London’s Best Independent Shops

I wrote this originally for TownFish, but I wanted to share a slightly modified version with you featuring some of my favourite independent shops in London. Though it may seem like every other shop in London is a Zara, Tesco or Starbucks, there are still many eccentric, vibrant independent shops thriving among the high street mega-brands. This is not an extensive list, just a taste. Quite frankly, I’m not very inspired by the high street shops at the moment so tell me your own favourites in the comments and lead me out of my London shopping rut!

Aria

Barnsbury Hall, Barnsbury Street, London N1 1PN

An Islington lifestyle and design shop housed in the spacious Barnsbury Hall where you’ll find furniture, headphones, recipe books, jewellery and everything in between. Brands include Paul Smith, Cowshed, Jonathan Adler, Vivienne Westwood and many others. Many of the staff are designers themselves and love to talk about their products.

Photo from Aria’s website

Artwords Bookshop

20-22 Broadway Market, London E8 4QJ

Wouldn’t you agree that despite the wonders of technology, there’s something to be said about flipping the pages of a real book or magazine? East London’s Artwords has a great selection of art books and those hard-to-find independent fashion magazines galore that cater to the creative local community.

Photo from Shop Ikon

Daunt

83 Marylebone High Street, London W1U 4QW

Hands down my favourite bookshop in London, this independent gem is housed in an old Edwardian building with oak columns and skylights with two floors of books arranged by country or area in which they are set. They not only have travel guides but plenty of fiction, non fiction and those wonderful, beautiful, photography-filled coffee table style books (which, I keep trying to remind myself) are a bad obsession to have when you know you won’t be living in the same house forever…)

Photo from Urban75

Drink, Shop & Do

9 Caledonian Road,  London N1 9DX

Tucked away in an old Victorian bathhouse in King’s Cross, this is a hidden gem where you can indulge in an afternoon of tea and crumpets while playing board games and shopping from the collections of local designers. They play host to a variety of quirky activity nights where you can create Lego robots, get a pin-up girl makeover or learn the official dance to MC Hammer’s “U Can’t Touch This”.

Photo from MyCityVenue

Fernandez & Wells

43 Lexington Street,  London W1F 9AL

Those who stumble upon Soho’s coffee heaven that is Fernandez & Wells speak of it fondly and nearly always return. Rustic wooden floors, a relaxed vibe, giant picture windows for people watching and, of course, fresh and delicious food makes the original shop a favourite central London lunchtime haunt. There are now five branches in London including a brand new addition recently opened in South Kensington.

Photo from You Should Go Here

Jessie Chorley & Buddog

58 Columbia Road, London E2 7RG

Originally a stall in Broadway Market, Jessie & Buddug was transformed into a beautiful, creative shop on Columbia Road in 2008. The two friends / artists from Snowdonia dig back to their Welsh roots to create beautiful handmade pieces like greeting cards, decoupage picture frames and photo albums, engraved jewellery and embellished vintage clothing. There is enormous attention to details and the girls are wonderfully inviting.

Photo from Bird In The House

Jimmie Martin

77 Kensington Church St, London W8 4BG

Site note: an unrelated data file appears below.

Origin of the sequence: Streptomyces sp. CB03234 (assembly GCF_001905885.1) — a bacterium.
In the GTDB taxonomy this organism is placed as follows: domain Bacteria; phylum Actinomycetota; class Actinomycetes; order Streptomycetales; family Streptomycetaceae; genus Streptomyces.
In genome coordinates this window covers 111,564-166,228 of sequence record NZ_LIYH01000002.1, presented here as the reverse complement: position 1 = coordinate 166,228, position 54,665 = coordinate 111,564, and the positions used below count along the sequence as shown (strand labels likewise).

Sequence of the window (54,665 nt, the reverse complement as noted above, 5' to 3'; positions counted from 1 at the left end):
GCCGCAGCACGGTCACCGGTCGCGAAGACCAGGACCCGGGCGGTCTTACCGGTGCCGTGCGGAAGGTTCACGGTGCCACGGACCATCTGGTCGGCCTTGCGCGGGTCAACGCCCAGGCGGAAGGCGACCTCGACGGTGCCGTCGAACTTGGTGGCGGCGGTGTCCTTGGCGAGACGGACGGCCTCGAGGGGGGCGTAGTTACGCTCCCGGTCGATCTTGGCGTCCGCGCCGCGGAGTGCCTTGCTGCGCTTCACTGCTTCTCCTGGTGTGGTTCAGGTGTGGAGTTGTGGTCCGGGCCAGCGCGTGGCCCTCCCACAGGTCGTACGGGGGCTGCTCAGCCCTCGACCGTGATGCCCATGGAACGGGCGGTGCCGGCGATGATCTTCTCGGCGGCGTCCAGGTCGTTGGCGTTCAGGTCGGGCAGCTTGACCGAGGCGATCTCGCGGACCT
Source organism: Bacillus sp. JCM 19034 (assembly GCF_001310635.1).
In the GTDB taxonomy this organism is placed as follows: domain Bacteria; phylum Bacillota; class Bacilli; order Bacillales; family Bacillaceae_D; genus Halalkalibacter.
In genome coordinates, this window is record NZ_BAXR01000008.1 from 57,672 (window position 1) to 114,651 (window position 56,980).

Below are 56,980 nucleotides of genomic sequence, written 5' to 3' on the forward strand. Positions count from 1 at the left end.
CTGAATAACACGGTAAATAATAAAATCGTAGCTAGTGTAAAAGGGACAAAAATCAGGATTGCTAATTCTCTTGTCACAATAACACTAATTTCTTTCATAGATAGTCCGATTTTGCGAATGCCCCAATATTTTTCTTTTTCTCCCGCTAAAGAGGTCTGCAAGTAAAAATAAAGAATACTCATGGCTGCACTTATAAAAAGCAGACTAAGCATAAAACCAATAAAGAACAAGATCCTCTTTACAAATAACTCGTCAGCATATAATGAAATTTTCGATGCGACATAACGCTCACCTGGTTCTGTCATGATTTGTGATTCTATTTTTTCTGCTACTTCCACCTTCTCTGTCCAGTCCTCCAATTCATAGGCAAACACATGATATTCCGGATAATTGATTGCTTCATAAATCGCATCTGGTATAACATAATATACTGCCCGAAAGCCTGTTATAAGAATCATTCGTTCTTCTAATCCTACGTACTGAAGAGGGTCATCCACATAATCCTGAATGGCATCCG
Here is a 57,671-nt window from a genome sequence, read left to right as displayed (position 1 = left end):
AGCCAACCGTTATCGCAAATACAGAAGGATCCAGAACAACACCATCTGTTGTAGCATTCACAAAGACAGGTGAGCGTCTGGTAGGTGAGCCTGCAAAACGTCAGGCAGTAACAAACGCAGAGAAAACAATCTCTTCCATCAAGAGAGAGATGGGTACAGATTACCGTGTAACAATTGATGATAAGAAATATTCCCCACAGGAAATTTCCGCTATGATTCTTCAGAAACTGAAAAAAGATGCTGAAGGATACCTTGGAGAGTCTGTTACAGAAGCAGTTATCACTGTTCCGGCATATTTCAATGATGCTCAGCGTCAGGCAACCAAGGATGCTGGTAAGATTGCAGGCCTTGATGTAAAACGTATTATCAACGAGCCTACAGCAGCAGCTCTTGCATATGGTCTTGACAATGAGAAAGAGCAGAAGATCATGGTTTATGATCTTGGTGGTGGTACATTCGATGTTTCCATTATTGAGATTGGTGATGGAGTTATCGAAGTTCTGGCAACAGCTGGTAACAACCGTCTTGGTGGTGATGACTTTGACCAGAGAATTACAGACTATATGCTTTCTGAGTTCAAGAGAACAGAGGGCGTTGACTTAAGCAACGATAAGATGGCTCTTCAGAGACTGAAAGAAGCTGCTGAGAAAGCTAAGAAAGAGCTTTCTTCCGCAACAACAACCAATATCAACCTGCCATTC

Described as “furniture combining the decadent and quirky with the nostalgic and urban”, this Kensington Church Street shop is full of one-off chairs with sausage dogs, graffiti covered wardrobes and other items for the home designed in bold colours and pop-culture imagery. With a celeb following, designers Jimmie Karlsson and Martin Nihlmar have created pieces for Kelly Osbourne, Pete Townshend, Kylie Minogue and Madonna among others.

Photo from Creative Mapping

Le Grenier

146 Bethnal Green Road, London E2 6DG

That’s French for “attic”, a great description of this treasure trove of vintage goodies. For the last four years, husband and wife team Jean-Louis and Yuko have scoured markets and antique fairs in the UK and France for pieces of furniture, kitchenware, jewellery and other knick-knacks they are proud to sell. They even have a lease service if you’re after a prop for a special event.

Photo from Twenty Something London

Liberty

Regent Street, London W1B 5AH

Who doesn’t know of London’s famous Liberty? I’ve included it mainly becuase they stock French clothing brand Sessùn which I love. Also the old tudor building is stunning and, having been around since 1875, a piece of British heritage and an emporium housing some of the world’s most luxurious brands.

Photo from Liberty’s website

Lumiere

88 Chatsworth Road, London E5 0LS

A magical place of oddities with under floor lighting, fake flickering candles and a disco ball, stop by for delicious smoothies, original cocktails (one, for example, made with water from bags of mozzarella cheese) and French film nights. Be sure to venture downstairs and make sure you pop into the memorable loo.

Photo from Scout London

Radio Days

87 Lower Marsh Street, London SE1 7AB

Step into Radio Days and walk through multiple eras of vintage clothing, accessories like glittering broaches, bullet bras, stacks of old magazines and home decor from the 1920s to the 1980s amid a nostalgic soundtrack that takes you back in time. Staff are knowledgeable and welcoming.

Photo by LLO

Scootercaffe

132 Lower Marsh Street, London SE1 7AE

A tiny unassuming gem hidden behind Southbank on Lower Marsh Street, walk inside and you’re hit with the aroma of ground coffee beans. They could also possibly have the best hot chocolate in London. But the real charm is in the mismatched décor with its vintage sign and odds and ends as well as the resident cat who is normally curled up on a chair but is quite happy to receive attention. Head to the basement to settle in with free wi-fi and old school jazz.

Photo from Fluid London

Stumper & Fielding

107 Portobello Road, London W11 2QB